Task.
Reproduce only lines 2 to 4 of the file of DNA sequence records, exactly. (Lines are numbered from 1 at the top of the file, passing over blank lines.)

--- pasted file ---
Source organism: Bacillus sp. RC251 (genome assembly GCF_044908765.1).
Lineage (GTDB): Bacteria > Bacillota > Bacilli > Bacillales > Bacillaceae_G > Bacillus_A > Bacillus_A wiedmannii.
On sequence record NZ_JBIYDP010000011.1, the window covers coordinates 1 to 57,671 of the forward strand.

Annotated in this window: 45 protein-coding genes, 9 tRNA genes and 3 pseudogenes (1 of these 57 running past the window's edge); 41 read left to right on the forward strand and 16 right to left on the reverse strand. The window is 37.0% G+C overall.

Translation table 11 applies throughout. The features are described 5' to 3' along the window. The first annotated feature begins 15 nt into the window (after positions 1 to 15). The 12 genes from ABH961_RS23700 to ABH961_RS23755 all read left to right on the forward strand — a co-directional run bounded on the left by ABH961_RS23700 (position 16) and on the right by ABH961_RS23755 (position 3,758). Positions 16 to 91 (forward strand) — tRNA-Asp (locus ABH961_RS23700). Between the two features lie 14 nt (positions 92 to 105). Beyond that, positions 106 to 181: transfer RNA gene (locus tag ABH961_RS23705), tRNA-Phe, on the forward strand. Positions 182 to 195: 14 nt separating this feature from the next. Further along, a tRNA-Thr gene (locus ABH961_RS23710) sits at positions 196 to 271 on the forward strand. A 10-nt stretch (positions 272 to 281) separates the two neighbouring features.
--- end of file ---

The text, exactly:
Lineage (GTDB): Bacteria > Bacillota > Bacilli > Bacillales > Bacillaceae_G > Bacillus_A > Bacillus_A wiedmannii.
On sequence record NZ_JBIYDP010000011.1, the window covers coordinates 1 to 57,671 of the forward strand.

Annotated in this window: 45 protein-coding genes, 9 tRNA genes and 3 pseudogenes (1 of these 57 running past the window's edge); 41 read left to right on the forward strand and 16 right to left on the reverse strand. The window is 37.0% G+C overall.